This inscription was first read by Dr. Johnston of Oxford University in 1935-1942. Later it was studied by Dr. D. C Sircir. Dr. Johnston's transliteration was later copied by U San Tha Aung and Dr. Pamela Gutman. . Dr. Johnston was the first to read the inscription fully. His readings reveal a list of kings which he considered to be reliable from the beginning of the Candra dynasty. Most of the pronunciations of the words used in it are pronounced as the Rohingyas of today use in their language.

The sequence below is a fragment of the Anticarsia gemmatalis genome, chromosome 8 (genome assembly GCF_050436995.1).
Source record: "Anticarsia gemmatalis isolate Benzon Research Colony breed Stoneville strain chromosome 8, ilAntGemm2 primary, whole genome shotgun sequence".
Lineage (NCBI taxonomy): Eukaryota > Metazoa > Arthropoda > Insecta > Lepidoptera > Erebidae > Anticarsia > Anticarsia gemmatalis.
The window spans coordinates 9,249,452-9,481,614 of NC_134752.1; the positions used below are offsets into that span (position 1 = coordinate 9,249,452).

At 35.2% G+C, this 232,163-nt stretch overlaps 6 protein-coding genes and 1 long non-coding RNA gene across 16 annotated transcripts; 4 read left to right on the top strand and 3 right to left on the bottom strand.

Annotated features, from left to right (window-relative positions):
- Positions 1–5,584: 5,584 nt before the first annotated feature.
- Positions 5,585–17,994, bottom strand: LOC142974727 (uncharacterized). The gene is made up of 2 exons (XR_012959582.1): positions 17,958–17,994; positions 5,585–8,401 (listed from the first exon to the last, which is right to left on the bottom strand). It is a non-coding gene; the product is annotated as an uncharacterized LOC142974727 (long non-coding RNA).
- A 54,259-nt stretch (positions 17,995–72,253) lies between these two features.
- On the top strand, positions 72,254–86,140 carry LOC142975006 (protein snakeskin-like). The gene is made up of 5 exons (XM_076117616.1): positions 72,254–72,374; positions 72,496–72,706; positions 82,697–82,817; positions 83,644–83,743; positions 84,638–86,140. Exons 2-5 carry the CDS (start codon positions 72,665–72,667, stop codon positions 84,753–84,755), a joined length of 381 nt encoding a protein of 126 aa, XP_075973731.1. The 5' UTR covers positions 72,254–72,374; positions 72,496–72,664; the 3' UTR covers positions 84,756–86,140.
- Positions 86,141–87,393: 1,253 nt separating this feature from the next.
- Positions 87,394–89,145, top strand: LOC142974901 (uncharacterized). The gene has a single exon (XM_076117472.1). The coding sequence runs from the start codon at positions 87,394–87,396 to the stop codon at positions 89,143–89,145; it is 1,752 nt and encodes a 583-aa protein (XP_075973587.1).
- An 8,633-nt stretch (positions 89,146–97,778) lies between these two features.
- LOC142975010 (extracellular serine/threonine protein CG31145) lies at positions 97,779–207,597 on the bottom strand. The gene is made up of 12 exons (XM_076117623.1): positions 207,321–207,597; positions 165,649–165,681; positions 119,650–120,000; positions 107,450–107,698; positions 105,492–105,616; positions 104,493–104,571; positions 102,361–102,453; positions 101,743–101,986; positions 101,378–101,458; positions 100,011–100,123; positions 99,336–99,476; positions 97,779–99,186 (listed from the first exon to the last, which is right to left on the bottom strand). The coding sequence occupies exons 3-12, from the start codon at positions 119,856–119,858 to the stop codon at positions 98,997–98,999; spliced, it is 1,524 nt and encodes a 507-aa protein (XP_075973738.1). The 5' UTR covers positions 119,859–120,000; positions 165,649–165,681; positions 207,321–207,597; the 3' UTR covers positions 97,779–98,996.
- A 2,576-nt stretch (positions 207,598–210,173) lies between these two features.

Singer remarked that, “Regrettably, the contents of the eastern and northern faces have not yet been fully investigated, and the situation has reached a critical point as the surfaces are fast deteriorating. Half-hearted plans to have the texts studied and translated have not materialized.” As to him, “The profound apathy which appears to grip most civil servants in the relevant departments may be one of the reasons. One must also assume that there are no competent epigraphists available to attempt unraveling the inscriptions. By all accounts, resources are now focused on the archaeology in Myanmar proper, with early Arakan and old Mon thrust to one side.” (Singer pp. 39-55)